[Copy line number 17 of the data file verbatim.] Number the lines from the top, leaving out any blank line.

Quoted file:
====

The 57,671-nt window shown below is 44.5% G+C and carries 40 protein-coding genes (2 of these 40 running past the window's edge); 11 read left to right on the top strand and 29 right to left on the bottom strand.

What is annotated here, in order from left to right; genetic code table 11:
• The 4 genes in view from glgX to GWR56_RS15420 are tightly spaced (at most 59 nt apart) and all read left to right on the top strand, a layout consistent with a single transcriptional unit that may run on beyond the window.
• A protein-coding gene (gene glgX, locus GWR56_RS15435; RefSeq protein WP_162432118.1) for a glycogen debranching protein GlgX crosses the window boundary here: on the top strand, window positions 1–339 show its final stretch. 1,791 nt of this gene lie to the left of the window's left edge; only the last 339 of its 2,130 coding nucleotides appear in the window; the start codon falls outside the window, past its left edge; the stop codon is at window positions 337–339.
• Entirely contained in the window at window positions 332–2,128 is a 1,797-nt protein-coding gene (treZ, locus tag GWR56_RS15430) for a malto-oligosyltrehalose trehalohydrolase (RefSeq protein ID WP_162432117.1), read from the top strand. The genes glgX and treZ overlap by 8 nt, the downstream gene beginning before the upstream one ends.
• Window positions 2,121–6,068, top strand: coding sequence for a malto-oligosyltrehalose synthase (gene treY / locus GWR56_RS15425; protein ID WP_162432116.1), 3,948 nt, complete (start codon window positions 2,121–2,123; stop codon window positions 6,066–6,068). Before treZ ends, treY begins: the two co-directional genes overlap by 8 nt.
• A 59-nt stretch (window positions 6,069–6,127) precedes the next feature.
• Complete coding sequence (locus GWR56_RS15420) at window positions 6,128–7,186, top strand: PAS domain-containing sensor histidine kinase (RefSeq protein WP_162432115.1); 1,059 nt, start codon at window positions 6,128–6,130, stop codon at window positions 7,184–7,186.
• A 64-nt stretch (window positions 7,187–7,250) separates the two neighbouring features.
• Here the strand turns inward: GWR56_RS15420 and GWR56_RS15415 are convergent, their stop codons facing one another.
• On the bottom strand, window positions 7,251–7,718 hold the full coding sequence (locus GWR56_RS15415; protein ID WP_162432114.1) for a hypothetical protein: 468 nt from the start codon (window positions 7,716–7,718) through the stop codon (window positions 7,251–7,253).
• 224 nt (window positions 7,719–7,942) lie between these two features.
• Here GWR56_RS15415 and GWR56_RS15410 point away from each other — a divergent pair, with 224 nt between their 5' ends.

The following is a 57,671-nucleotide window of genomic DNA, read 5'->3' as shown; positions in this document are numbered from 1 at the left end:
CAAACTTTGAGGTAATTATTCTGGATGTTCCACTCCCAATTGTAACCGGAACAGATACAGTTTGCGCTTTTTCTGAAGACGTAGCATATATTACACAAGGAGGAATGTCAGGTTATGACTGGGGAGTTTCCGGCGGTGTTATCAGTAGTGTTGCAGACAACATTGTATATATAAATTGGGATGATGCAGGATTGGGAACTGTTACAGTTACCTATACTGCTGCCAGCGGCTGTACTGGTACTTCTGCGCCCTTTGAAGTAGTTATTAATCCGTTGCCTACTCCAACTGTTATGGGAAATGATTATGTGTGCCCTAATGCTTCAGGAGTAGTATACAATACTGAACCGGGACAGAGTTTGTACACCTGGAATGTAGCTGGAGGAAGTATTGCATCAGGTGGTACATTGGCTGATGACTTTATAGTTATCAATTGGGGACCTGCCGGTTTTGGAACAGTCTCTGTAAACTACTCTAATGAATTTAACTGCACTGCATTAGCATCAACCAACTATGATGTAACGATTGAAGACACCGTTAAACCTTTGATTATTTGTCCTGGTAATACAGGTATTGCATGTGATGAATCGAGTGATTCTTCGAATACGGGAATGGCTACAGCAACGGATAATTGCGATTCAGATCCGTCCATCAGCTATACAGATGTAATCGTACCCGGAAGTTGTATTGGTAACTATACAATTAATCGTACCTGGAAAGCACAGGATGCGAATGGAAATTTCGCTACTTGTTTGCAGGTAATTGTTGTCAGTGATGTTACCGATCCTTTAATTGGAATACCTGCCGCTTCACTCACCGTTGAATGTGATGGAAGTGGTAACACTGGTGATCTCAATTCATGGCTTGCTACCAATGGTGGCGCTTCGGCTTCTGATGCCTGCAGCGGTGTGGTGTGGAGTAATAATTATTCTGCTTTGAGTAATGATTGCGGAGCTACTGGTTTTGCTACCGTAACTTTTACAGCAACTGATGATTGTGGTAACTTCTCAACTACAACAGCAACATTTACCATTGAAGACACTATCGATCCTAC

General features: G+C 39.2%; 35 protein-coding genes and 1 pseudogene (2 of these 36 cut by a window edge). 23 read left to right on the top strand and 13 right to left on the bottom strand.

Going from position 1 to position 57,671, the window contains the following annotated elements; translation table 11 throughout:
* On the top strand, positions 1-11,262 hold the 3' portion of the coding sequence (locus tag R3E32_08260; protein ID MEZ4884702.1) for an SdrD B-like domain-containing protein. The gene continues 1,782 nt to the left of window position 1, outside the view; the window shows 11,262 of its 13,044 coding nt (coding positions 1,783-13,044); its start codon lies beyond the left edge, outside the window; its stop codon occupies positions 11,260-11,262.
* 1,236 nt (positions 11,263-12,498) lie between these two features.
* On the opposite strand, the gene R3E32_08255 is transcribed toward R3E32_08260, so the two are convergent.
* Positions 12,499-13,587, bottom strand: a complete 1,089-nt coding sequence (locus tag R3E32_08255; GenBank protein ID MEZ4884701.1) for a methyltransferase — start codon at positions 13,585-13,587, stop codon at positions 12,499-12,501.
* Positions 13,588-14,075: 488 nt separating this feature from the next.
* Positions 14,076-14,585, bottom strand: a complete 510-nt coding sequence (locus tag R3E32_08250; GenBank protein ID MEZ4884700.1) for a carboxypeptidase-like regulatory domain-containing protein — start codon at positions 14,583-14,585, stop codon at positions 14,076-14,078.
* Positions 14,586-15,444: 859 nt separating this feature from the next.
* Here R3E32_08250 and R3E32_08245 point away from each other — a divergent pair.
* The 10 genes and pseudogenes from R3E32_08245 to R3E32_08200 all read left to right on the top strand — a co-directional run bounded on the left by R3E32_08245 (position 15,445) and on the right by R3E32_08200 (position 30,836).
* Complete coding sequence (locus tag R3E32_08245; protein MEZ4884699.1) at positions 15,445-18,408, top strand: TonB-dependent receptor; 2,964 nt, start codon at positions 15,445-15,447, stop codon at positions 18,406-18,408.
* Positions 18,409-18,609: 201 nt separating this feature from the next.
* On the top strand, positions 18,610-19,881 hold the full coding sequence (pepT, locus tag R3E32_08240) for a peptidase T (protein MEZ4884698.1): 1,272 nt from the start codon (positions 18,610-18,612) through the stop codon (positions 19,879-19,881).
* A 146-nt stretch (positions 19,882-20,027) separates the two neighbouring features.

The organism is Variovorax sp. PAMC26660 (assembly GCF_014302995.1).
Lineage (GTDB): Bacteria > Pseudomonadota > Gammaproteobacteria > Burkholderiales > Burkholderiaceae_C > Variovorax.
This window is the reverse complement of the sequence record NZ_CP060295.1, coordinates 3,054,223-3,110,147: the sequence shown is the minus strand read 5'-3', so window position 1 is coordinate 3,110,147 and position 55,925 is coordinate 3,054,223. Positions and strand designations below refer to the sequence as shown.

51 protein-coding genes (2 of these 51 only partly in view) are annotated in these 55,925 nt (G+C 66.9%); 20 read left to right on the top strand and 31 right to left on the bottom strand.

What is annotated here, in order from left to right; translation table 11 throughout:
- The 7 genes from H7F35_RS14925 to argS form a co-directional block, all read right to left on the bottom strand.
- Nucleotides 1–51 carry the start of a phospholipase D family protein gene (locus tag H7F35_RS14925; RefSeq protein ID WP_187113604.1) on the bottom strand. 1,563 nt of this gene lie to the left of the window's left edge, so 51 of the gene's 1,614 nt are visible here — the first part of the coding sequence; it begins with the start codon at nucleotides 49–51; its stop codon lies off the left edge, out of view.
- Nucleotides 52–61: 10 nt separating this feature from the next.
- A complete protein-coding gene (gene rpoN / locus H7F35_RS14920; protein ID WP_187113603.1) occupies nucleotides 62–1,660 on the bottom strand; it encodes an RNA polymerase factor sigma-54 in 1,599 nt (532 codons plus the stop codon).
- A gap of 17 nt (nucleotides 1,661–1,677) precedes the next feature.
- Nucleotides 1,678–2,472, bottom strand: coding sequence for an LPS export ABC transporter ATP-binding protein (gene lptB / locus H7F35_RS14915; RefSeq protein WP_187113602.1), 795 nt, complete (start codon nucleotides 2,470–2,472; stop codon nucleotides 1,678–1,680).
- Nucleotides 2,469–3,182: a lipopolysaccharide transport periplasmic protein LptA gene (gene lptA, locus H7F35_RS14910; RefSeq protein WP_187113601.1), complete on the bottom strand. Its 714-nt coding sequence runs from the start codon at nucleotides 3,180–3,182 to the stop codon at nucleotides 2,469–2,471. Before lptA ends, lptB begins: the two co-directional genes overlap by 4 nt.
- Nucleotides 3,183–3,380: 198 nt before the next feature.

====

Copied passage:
Going from position 1 to position 57,671, the window contains the following annotated elements; translation table 11 throughout: